Forwarded to me by a friend who says, "Reminds me of an old saying; "Guns have only two enemies, Rust and Government!" Is this link regarding the recent Pacer posting of a letter in the matter of U.S. vs. Clark with this comment.
On January 18, 2012, defense counsel participated in a telephone conference and there was serious concern expressed regarding specific discovery requests that had been made in writing repeatedly but that no response had been given by the Government. Thus, the requested items remain outstanding.ORDER granting 239 Motion for Hearing as to George Dibril Clark III (1). A Status Hearing is set for Monday, February 6, 2012 at 3:30 PM before Chief Judge Roslyn O. Silver as to all defendants.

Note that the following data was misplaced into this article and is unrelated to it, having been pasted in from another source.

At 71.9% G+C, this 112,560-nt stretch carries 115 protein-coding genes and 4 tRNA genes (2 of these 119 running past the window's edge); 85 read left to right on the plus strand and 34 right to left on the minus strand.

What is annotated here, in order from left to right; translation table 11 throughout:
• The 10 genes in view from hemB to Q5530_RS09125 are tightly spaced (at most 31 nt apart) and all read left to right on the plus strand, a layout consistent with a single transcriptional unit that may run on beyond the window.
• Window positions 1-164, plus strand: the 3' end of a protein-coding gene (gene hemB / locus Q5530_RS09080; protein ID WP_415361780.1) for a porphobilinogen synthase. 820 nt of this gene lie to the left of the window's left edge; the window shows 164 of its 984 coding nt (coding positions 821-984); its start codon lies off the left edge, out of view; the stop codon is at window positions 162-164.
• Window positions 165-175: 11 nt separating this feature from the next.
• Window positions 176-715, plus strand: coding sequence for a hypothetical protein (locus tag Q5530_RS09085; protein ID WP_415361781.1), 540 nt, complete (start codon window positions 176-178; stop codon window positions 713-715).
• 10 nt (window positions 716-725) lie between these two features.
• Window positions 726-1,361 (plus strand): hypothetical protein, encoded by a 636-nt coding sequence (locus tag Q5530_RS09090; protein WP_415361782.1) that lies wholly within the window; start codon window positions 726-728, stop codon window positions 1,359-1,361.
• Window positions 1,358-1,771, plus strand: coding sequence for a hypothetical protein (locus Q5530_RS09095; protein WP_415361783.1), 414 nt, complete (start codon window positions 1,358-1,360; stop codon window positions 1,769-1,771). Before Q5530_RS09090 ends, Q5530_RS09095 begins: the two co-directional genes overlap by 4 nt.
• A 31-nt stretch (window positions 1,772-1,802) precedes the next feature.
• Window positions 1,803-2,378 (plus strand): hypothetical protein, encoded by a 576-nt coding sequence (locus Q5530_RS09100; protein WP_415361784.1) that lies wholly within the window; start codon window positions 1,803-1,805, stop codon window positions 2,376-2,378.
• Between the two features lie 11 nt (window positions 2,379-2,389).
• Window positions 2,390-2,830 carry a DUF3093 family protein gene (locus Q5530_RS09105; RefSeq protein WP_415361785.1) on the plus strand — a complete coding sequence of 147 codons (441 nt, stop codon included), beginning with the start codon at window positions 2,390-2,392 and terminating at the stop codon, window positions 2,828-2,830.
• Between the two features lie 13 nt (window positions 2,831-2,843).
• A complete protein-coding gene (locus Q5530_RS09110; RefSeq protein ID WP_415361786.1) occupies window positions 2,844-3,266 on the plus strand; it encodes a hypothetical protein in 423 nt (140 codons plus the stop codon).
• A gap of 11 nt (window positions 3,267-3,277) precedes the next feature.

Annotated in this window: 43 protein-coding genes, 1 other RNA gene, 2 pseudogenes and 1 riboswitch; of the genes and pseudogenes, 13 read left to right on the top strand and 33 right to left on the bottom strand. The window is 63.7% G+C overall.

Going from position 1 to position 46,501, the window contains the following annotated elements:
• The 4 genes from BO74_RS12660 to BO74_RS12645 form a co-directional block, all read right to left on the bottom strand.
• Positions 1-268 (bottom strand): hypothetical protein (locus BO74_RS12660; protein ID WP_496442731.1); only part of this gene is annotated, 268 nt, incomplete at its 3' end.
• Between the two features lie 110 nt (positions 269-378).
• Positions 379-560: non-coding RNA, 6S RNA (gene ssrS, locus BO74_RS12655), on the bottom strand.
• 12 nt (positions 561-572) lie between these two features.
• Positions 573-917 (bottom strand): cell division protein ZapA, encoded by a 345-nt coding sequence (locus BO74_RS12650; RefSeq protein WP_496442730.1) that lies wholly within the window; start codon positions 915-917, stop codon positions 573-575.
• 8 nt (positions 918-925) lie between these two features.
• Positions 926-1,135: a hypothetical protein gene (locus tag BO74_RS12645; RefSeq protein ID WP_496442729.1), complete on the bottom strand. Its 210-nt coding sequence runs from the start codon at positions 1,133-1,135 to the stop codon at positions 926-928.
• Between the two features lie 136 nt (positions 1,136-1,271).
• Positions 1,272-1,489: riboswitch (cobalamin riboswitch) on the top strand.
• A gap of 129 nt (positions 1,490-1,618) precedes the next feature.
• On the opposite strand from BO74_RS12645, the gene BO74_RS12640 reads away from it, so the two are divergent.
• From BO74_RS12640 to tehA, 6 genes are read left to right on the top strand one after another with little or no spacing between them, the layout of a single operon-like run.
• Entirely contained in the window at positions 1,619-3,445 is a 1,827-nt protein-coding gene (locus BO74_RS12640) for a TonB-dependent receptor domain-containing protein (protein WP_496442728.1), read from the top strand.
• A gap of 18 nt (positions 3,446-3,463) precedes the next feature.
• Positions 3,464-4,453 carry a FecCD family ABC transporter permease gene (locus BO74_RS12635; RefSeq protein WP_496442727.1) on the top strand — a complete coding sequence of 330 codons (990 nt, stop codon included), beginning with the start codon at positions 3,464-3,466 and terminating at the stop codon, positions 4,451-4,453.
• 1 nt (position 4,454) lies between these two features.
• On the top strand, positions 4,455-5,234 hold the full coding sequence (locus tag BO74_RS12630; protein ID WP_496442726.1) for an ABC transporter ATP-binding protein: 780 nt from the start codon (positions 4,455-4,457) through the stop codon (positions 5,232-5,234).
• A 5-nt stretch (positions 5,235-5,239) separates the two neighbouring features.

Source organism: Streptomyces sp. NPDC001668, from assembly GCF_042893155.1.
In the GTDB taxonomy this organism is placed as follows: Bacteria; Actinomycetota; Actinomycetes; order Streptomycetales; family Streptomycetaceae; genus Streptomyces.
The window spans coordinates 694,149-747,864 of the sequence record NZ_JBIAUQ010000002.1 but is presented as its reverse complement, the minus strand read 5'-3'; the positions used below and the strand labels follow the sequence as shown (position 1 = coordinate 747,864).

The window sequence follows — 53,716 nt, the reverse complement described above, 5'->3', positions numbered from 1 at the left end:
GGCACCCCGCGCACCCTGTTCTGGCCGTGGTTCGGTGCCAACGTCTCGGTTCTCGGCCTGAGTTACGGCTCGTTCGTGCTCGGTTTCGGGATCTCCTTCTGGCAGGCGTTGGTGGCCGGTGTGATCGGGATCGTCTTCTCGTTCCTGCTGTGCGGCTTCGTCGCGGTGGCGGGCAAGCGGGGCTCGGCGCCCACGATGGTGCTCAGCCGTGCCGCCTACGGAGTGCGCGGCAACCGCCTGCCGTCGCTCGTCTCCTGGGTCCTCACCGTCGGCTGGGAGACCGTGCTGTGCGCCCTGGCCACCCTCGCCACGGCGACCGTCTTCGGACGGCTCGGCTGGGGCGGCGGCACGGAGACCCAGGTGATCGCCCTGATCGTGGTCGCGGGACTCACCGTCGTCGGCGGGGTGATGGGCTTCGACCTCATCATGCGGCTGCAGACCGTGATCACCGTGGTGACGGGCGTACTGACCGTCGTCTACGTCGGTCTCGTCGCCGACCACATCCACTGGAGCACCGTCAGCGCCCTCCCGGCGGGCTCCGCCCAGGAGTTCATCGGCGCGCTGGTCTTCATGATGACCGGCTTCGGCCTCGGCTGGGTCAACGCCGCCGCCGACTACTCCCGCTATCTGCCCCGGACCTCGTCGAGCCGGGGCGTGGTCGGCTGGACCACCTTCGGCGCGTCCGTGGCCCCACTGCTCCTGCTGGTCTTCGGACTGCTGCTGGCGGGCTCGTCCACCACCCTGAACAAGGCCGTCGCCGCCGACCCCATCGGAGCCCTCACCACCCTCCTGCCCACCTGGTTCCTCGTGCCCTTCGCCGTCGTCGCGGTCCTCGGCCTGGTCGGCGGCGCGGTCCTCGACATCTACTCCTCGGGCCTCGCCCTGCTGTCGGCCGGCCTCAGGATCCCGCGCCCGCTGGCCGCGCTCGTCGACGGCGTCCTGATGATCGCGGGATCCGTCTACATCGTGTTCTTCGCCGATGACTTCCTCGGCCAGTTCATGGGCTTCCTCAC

Kathy Lemke, Esquire Assistant U.S. AttorneyFebruary 3, 2012RE: Request for Discovery/Brady Material10th Discovery LetterDear Ms. Lemke;Attached is a copy of an ATF Form letter which was obtained recently. The copy is undated and has no addressee in the spaces provided. As you will see, the letter is a notice to multiple purchasers of Stemple M60 machineguns. Space is provided for the insertion of the serial numbers and the date registered (the date of ATF approval of the Forms 4 Applications). The date of the letter can be ascertained as a time during the tenure of the signator, Wayne Miller, as Chief, NFA Branch, but I have no way of learning that.The content of this letter is pure Brady material which was never disclosed. The letter is evidence of the existence of a policy within ATF that is inimical to the prosecution of this case. This letter relates to Stemple M60 machineguns that were manufactured after May 19, 1986 and thus prohibited to transfer and register on a Form 4. It can be inferred that a form letter was necessary to give notice to more than a few persons possessing Stemple M60s.The purpose of the letter is to give notice of ATF’s decision to allow the machinegun to remain registered and allow the registered owner to lawfully continue to possess it. The letter indicates ATF’s reasoning for approving the transfers; “...the actual date of manufacture did not come to our attention until after we approved its transfer to you.” It also adds the condition that any attempt to transfer the machinegun in the future will be denied. In other words, § 922(o)’s criminal provisions will not be applied to all possessors of the Stemple M60s referenced in these letters nor will the forfeiture provisions of 26 U.S.C. 5872 be applied.Obviously, the purpose of this form letter is to implement a policy created by ATF and implemented by ATF institutional policy developed within ATF. I request to be provided with a copy of all documents, memos, correspondence, notes and papers by whatever name relates to the ATF formulation of the policy bearing on the creation, review and approval of the Stemple M60 Form letter. In prior discovery/Brady requests over the past year, I have informed you that the primary repository of letters involving prior determinations of the issues involved in this case are the Firearms Technology Branch, National Firearms Branch, and the Office of Chief Counsel. It is highly probable that the Stemple M60 form letter originated in the Office of the Director and files may be there as well.I also request a true copy of the Forms 3 and 4 from John Stemple as the transferor of an M60 to all transferees and a screen shot of the NFRTR for all such machineguns. The Stemple M60 form letter is not the product of an isolated case. Please cause a diligent search for Brady material within the records maintained in the ATF offices listed above and copies as same as soon as possible./s/ signatureThis is important because central to the case is whether the ATF is holding the defendants to one standard while holding their friends, like NFATCA President and ATF snitch John Brown, to another. Hearing won't be until late this afternoon in Phoenix so it will be tomorrow until I am able to post the results.LATER: ODA564's comments at ARFcom are on point as well:Could Brown, as president of the NFATCA, been acting as a alleged government confidential informant in order to protect the status quo re: the NFA (as amended) and NFATCA in order to protect the interests (investments?) of certain persons within NFATCA's membership?And how does his relationship with BATFE as an alleged government confidential informant in this case tie to the recent regulatory changes NFATCA has taken credit for (which may be good and may be bad, depending on their final form)?The seeming total incompetency of the BATFE has helped some people materially and hurt others materially. The mish-mash of seemingly capricious tech branch letters and regulatory interpretations that are apparently made up on the spot, combined with what appear to be pre-determined, unscientific testing practices and incomplete records hidden behind a veil of secrecy appears so unprofessional and incompetent that a suspicious person would almost imagine it is done deliberately.This is not the first case where the BATFE has appeared to flaunt the rules of criminal procedure. Usually the judge appears more disposed to hold the Government to what can only be described as a lower standard of professional and legal ethics while apparently dismissing defense's protests out of hand - raising the specter of judicial and prosecutorial collusion, if not misconduct (which can't be the case and must only be my lay misinterpretation of the facts). When this apparently doesn't happen, the results seem to be cases like US v. Rock Island (773 F.Supp. 117 (C.D.Ill. 1991) ) - which the Government seems to deliberately not appeal and therefore remain precedent only in that District.I would not be surprised if the AUSA isn't drawing this out to bankrupt the defendants in order to force them to accept a plea deal or to stymie any appeal.